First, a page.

|Type||Colour||approximate Surface Temperature, (Kelvin)|
|O||Blue||25,000 - 40,000|
|B||Blue||11,000 - 25,000|
|A||Blue-White||7,500 - 11,000|
|F||White||6,000 - 7,500|
|G||Yellow||5,000 - 6,000|
|K||Orange||3,500 - 5,000|
|M||Red||3,000 - 3,500|
These spectral types are further divided divided from 0 (hotter) to 9 (cooler). Our Sun is rated a G2 on this scale.
The Hertzsprung-Russell diagram - after it's creators the Danish astronomer Ejnar Hertzsprung (1873-1967) and the American Henry Norris Russell (1877--1957) - is used for classifying stars.. It arranges stars according to luminosity (absolute magnitude) and temperature (spectral type). It turns out that most stars fit into a diagonal band which has been called the main sequence
The Hertzsprung-Russell Diagram - has some nice graphics here
Over 75% of stars are members of binary or multiple star systems. Binary stars consist of two stars each orbiting around a common centre of gravity.
An eclipsing binary can occur where one component of the system periodically obscures, and is obscured by, the other (as seen from Earth). This leads to a reduction in the light intensity seen from Earth. This is how binary stars were first discovered. Some stars are actually complex multiple stars. For example, the 'star' Castor in the constellation of Gemini has six individual components.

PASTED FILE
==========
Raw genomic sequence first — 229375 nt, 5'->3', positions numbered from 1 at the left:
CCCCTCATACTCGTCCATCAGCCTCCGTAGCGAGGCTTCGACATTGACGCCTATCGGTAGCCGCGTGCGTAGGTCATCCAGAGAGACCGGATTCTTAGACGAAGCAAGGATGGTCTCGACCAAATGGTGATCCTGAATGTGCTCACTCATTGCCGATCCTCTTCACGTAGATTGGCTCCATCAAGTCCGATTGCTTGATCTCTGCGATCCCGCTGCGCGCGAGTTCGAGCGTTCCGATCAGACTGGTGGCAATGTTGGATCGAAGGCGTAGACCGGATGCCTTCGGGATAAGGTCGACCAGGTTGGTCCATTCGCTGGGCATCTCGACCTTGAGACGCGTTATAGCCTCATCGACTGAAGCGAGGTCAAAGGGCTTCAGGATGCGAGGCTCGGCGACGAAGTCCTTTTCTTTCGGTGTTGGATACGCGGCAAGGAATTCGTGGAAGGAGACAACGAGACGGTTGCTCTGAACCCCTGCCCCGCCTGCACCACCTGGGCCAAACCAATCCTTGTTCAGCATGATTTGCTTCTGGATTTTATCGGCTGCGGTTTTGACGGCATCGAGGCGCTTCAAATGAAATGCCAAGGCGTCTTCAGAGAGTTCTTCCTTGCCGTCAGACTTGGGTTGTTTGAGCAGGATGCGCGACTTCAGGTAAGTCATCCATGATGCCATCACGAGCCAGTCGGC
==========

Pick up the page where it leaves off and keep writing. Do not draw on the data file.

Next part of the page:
Variable stars are stars that vary in brightness, alternately brightening and fading. The variability can be caused by a line-of-sight effect, as in eclipsing binaries, or in changes in the energy output. of star itself. Variable stars can have periods ranging from a few hours to several years.
Stars are formed within nebulae gas-clouds. Patches of gas and dust inside a nebula collapse under gravity forming dark regions called protostars. As they continue to collapse, the protostars become denser and hotter. Finally they may become hot enough for nuclear-fusion reactions to ignite. They then become a star. Smaller aggregations of particles become planets, moons, and asteroids.
Stellar evolution depends pretty much upon a protostar's mass.
Protostars with mass less then 0.06 of the never become hot enough for nuclear ignition. They become so-called "brown dwarfs. It is believed that brown dwarfs mnmay account for at least some of the so-called "missing mass" in the universe.